South Africa did what was expected of them and brushed aside a moderate West Indies to win the series 2-0.
It should have been, and surely would have been 3-0, but for the rain which ruined the second Test in Port Elizabeth. But the tourists were poor and disinterested for large patches throughout.
Just like they have been for the past 15 years. Since 2000, they have only won one Test match away from home against opposition that is not Bangladesh or Zimbabwe. That’s a stat that was never likely to change on this tour.
There were some fine performances from the South Africans. The innings and 220-run thumping at Centurion was their biggest-ever victory over the West Indians. In that match Hashim Amla scored a double hundred, AB de Villiers 152 and Stiaan van Zyl a hundred on debut. Dale Steyn took 6-34 in the second innings as the tourists crumbled to 131 all out.
In the rain-ruined Port Elizabeth Test, Dean Elgar and Faf du Plessis helped themselves to hundreds and then the Proteas enjoyed a 142-run first innings lead until the weather had the final say.
At Newlands, De Villiers got another big hundred and Steyn and Simon Harmer chipped in with seven wickets apiece.
So, in total, South Africa batted four times and scored 552-5 declared, 417, 421 and 124-2.
No matter which way one sugarcoats it, the Windies were thumped. They came to the No1-ranked Test-playing country ranked No8 in the world and weakened by a few key players’ no shows. No one expected them to stand toe-to-toe for five days with the Proteas and win. They ought to be more competitive in the shorter formats that follow the Tests, because as we know, the shorter the match the more chance the weaker teams have to cause an upset.
However, what the Test series did for me was put another nail in the coffin of the five-day format. South Africa should be regularly competing against the better countries, but what we are now faced with are two Tests in Bangladesh in July, before England come knocking in December.
That will be a big series, but such are few and far between. By the time the English arrive there will be the usual chirps about ‘will Hashim be able to retire another England captain like Graeme Smith did’.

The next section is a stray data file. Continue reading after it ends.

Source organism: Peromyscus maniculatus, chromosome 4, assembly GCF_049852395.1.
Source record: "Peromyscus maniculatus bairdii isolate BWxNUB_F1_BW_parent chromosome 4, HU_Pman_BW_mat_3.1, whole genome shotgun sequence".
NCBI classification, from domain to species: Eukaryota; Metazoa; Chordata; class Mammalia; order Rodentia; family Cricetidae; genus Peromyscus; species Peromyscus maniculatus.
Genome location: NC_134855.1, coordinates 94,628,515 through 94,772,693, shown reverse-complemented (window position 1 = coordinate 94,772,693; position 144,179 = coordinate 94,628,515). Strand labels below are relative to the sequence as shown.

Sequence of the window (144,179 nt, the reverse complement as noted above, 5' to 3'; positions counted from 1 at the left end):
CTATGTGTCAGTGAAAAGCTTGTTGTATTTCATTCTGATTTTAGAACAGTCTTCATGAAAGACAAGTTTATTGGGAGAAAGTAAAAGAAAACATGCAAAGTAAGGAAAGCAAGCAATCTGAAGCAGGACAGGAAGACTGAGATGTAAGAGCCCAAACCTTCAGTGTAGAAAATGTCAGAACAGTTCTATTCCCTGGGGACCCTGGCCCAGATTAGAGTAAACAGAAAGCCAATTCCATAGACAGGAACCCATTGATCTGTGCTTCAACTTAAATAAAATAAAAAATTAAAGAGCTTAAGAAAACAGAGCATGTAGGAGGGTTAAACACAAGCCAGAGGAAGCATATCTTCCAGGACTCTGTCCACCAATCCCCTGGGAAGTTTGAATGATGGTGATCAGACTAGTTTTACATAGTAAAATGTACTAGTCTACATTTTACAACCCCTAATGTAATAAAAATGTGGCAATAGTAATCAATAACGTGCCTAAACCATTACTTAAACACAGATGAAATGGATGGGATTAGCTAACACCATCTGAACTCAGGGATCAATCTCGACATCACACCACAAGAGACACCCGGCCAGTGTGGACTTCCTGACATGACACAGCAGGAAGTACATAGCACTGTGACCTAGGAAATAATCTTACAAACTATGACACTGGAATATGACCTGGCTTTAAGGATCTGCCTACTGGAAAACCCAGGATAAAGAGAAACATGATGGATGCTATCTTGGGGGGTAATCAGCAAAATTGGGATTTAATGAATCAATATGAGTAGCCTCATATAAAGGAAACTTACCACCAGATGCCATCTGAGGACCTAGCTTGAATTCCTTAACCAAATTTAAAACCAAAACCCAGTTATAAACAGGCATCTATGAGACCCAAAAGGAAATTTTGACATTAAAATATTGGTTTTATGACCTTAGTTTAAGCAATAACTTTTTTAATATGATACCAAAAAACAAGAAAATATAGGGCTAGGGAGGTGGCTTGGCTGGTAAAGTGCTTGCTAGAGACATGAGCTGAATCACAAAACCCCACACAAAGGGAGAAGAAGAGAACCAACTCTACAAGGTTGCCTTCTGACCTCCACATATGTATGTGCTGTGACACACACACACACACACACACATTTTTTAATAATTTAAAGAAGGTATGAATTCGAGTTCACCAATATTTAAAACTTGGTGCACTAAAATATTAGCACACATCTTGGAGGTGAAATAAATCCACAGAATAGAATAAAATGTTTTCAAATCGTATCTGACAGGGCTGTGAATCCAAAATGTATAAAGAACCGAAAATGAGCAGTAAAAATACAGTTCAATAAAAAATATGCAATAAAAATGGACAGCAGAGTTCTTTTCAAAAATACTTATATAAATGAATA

But Alviro Petersen’s Test days are over, having retired after another disappointing, nervy series against the West Indies. It would have made no sense whatsoever to send him to Bangladesh to regain his confidence when the selectors should have been blooding new opening batting talent ahead of the England visit. Stiaan van Zyl is now the obvious choice at the top of the order to replace Petersen.
Of course, this does create the scenario of two left-handers opening the batting, but it didn’t go too badly for Australia when they had Matthew Hayden and Justin Langer.
Harmer had an impressive debut at Newlands and got turn, bounce and drift, but some of his wickets were gift-wrapped by disinterested Windies players collapsing in usual fashion, and I’d still suggest that Dane Piedt should be ahead of him in the pecking order when it comes to Test selection.
Yet, all the Test talk will now fade away as focus turns to the T20s and then the ODIs that will carry us into the World Cup in the middle of February.
South Africa were never going to be challenged and that they did what was expected of them, given the opposition. But, one year down the line we are not going to look back and say, ‘wow, what a series’. And that, in itself, isn’t a good sign for Test cricket.
As for the West Indies, those who are holding on to the romantic notion that they will be back as a major Test force are looking through rose-tinted glasses.